- Try new things. If no one likes it, Instagram will make sure it gets buried in the feed. You can take some risks and see how your ideas pan out.
- Leverage what you know about Facebook. The Instagram algorithm-based feed will react similar to Facebook’s News Feed. Although Instagram is a visual social media, Facebook (and the rest of the web) is becoming that, too. It’s a fair assumption to begin with that the types of content that do well within the News Feed will do well on Instagram, too.
- Re-strategize. That’s right. When you collect this data, you need to set aside time to interpret it and shift your strategy. If no one ever likes your posts about your pet squirrel, it’s time to tell Rocky you’re sorry but he isn’t an Instaceleb.
For an excellent write-up on how all of your favorite social media networks’ algorithms work, check out this Hubspot post.
Photo credit: Flickr/miguelb
You’ve seen (and used, I hope!) hashtags on other social media platforms like Twitter, Instagram and Tumblr. The hashtag, a word or multiple words preceding the ‘#’ without spacing, is a method of categorizing online content and giving it context.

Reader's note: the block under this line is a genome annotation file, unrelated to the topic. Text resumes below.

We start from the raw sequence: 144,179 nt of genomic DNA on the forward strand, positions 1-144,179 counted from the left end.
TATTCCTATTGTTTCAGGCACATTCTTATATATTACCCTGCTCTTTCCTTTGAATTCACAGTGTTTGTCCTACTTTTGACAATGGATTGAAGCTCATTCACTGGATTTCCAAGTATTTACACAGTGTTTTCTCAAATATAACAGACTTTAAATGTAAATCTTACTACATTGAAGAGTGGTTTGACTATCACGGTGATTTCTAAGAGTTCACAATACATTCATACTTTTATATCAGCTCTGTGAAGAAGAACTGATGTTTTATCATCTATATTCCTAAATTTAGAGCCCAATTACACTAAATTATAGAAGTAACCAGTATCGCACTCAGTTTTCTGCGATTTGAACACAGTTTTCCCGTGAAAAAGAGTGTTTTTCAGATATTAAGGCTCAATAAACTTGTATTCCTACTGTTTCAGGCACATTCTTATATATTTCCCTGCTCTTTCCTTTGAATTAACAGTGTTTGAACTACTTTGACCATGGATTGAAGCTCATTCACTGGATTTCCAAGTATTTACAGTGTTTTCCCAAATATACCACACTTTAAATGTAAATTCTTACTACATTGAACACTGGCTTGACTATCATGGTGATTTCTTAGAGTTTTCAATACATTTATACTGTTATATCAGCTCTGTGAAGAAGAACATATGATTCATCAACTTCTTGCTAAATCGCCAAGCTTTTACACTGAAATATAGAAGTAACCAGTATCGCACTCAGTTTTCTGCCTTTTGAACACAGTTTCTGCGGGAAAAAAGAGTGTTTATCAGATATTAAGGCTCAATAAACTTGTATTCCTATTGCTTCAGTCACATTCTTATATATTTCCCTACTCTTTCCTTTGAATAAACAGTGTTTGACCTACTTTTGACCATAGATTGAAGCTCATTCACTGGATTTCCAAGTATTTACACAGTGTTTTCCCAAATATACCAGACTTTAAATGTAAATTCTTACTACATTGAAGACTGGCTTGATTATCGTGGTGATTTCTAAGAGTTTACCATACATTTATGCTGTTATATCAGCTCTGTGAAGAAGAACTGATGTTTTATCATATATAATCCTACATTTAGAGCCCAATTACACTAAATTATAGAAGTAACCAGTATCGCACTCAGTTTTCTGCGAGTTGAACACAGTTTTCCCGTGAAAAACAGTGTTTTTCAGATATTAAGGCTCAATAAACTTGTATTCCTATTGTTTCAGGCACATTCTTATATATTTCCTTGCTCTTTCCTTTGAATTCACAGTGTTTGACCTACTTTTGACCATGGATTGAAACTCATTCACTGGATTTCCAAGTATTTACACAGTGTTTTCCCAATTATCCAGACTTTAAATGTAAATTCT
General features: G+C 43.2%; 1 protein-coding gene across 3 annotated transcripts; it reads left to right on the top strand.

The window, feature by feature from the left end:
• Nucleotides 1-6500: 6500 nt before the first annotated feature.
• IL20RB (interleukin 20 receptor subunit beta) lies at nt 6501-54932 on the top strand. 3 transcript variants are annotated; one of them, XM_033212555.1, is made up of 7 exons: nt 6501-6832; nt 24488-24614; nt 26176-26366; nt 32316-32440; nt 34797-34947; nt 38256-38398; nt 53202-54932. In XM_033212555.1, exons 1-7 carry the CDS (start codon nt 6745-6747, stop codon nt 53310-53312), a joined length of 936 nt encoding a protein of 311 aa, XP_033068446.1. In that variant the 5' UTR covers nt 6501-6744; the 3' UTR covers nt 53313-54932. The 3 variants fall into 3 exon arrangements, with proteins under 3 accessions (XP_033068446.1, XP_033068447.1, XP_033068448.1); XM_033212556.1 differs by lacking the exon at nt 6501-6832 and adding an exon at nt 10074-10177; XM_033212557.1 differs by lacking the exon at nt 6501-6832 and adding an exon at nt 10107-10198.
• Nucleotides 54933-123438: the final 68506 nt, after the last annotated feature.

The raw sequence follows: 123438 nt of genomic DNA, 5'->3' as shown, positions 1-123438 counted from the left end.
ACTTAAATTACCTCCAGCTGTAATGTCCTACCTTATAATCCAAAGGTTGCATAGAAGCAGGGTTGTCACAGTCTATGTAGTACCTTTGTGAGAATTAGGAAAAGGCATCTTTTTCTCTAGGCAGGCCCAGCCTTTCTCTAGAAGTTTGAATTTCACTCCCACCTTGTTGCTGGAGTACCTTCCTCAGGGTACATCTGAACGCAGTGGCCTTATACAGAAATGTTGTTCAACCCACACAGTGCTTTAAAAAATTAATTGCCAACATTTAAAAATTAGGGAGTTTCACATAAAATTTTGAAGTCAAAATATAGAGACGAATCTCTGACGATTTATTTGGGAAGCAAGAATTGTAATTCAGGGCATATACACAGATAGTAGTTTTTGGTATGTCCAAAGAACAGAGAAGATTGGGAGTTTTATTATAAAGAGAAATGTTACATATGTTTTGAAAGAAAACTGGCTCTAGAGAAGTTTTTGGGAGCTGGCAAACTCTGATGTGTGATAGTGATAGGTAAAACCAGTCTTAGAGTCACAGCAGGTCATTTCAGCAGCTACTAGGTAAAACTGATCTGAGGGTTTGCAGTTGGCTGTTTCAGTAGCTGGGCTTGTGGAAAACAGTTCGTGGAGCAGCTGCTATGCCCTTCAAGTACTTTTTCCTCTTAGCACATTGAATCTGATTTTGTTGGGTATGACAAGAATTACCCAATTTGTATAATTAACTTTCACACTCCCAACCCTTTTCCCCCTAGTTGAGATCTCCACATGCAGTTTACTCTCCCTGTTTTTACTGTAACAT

While using hashtags on Facebook used to be a faux pas, that is no longer true now that Facebook introduced hashtags in June. Facebook users have been able to make public status updates for some time, but what was missing was a way to find public posts on a specific topic. The hashtag is that missing piece for Facebook. Now you can click a hashtag to read all public posts (and posts from your friends).